A popular Atlanta gay nightclub may be threatened by MARTA’s plans for a new light rail station.
MARTA plans show the station would be built in the same area The Heretic currently occupies at 2069 Cheshire Bridge Road. Stephany Fisher, a spokesperson for the transportation agency, said Friday the plans are preliminary, and undergoing review, but "all options are still on the table."
Historic preservationists, bar patrons and employees are not comforted.
“They’re just trying to get rid of gay bars,” longtime Heretic customer Terry Dale said while enjoying a drink Thursday. He and employee Matt Wortham said sentiment of the gay community is that the city of Atlanta and other public agencies, such as MARTA, want to see all gay bars gone.
A new MARTA station in the area is a good idea, they said, but not at the cost of The Heretic, which, for decades, has been a strong thread of the LGBTQ community on a stretch of road stitching together adult-themed businesses with old-school destinations such as the Colonnade restaurant.
Worries over the future of The Heretic came after MARTA made a presentation on the Clifton Corridor project to several nearby neighborhoods, Charles Paine, chairman of the LGBTQ historic preservation advisory committee for the nonprofit Historic Atlanta, said.
The project aims to connect Lindbergh and Avondale MARTA stations with light rail. Construction of the Clifton Corridor project is scheduled to begin in 2022; the new light rail line would begin operations in 2026, according to MARTA’s timeline.
In a letter addressed to MARTA CEO Jeffrey A. Parker and Chairman Robbie Ashe on Nov. 23, Paine, on behalf of Historic Atlanta, wrote he would like MARTA to avoid getting rid of “a potential historical resource associated with the LGBTQ community.” He added MARTA should “immediately begin looking at alternative locations,” for the proposed Cheshire Bridge station.
Since Historic Atlanta sent its letter, MARTA issued a statement saying the Clifton Corridor project is undergoing “an exhaustive environmental review that takes into consideration all properties, landmarks, and natural habitats that could be impacted.” Once the review is complete they will reach out to involved parties, according to the statement.
MARTA also states they will comply with federal regulations regarding historical properties and “will ensure that Historic Atlanta is included in the formal consultation process.”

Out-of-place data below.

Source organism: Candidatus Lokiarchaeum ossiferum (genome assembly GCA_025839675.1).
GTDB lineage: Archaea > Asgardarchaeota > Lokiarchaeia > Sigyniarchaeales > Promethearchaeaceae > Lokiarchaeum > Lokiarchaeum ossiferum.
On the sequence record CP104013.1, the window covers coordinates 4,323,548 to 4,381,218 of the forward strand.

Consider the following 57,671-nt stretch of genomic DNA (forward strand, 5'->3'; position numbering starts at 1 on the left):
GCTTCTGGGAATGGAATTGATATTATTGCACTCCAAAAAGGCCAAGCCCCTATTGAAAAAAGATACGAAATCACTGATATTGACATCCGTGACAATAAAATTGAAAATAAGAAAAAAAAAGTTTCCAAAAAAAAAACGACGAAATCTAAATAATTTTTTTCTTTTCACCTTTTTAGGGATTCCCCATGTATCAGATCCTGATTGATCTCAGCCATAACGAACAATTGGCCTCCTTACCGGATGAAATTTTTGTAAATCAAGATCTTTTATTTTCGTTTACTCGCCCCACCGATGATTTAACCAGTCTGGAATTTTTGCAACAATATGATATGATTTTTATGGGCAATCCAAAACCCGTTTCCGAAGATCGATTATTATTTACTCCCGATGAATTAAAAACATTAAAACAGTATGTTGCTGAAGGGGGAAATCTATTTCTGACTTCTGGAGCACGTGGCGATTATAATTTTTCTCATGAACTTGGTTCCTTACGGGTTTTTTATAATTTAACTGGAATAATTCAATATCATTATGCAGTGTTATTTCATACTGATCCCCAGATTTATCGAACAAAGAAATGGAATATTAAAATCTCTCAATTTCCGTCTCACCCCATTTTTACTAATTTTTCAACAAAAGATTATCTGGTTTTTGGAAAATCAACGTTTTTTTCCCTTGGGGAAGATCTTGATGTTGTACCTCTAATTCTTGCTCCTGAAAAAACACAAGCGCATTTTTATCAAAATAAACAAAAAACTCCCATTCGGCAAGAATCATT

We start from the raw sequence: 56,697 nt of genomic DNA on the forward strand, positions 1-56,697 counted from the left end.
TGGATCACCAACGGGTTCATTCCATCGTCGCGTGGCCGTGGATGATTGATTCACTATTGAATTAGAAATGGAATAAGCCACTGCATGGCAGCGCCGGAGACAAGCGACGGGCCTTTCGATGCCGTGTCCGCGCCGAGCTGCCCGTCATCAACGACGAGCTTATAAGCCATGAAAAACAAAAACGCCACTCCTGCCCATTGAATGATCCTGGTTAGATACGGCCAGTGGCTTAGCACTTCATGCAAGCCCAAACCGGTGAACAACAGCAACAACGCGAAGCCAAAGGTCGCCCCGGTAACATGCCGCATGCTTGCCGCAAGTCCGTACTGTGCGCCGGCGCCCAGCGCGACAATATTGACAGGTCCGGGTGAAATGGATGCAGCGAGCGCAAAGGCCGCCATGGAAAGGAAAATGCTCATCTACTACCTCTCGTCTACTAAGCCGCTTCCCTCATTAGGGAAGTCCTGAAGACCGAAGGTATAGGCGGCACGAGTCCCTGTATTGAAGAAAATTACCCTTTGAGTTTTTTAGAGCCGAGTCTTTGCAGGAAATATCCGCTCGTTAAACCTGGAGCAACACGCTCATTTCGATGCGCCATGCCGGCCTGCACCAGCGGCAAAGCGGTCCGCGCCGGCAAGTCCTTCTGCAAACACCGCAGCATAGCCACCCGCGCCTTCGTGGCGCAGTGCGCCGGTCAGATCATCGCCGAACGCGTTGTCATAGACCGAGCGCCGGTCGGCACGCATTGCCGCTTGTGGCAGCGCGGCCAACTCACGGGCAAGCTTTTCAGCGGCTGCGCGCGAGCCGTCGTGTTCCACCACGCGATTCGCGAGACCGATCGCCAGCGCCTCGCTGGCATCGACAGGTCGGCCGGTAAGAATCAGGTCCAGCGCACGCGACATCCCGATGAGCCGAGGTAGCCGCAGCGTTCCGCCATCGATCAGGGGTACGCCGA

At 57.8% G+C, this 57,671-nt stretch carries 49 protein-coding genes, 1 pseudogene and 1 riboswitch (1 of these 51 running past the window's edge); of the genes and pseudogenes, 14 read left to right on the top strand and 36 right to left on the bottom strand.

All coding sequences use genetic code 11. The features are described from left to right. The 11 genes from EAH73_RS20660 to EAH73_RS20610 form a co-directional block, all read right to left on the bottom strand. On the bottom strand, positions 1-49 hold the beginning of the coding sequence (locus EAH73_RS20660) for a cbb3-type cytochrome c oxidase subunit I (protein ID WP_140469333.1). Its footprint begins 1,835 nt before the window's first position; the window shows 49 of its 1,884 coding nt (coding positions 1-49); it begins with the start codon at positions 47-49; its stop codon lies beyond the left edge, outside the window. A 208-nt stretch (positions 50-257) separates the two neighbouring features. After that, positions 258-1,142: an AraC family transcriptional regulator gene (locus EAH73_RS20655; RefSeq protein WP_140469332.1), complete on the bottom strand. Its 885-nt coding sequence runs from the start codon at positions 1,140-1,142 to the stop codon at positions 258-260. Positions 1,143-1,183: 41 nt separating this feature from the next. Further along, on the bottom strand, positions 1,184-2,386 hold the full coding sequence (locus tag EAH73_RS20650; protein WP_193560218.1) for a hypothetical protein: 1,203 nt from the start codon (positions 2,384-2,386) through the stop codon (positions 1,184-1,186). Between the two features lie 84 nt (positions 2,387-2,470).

The owner of The Heretic did not respond for comment.
The Heretic is one of Atlanta’s earliest lesbian establishments and has remained a “safe space” for members of the gay community for close to 50 years, Paine said. “To lose The Heretic is to lose the last monument to LGBTQ history along Cheshire Bridge Road, a street once rich with LGBTQ history and activism,” he said.
“The number of these safe spaces has decreased significantly over recent years as zoning laws change and leases are not renewed. Like most communities, these LGBTQ spaces live off each other and the end of one place could begin a domino effect. I fear that losing The Heretic to eminent domain could be catastrophic for the LGBTQ community that already has so few safe spaces left,” Paine said.
Wortham and Dale share a similar view. They said zoning changes that allow residential development near gay bars bring noise complaints from homeowner’s associations. Those complaints can eventually shut down bars.
“They try to complain you out of business,” Wortham said.
“This shuts down, gay night life is pretty much over,” he said. He believes this to be true because unlike many other gay bars, The Heretic has a dance floor and regularly hosts productions and events that serve a large audience, and not just a niche of the LGBTQ community.
Historic Atlanta cited in their letter to MARTA the potential of The Heretic to be listed on the National Register of Historic Places. Although the site has not been nominated by Historic Atlanta for the National Register, they consider a nomination for the Georgia Register an achievable goal for 2020, according to Paine.
“Historic Atlanta hopes to secure funding within 2020 to complete an LGBTQ Historic Context Statement for the City of Atlanta in efforts to help the city determine the significance and condition of our LGBTQ historic resources,” Paine said.
For now, bar patrons can still enjoy The Heretic.
“I love this bar. I have always loved it,” Dale said.
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Credit: Ben Hendren for the Atlanta Journal-Constitution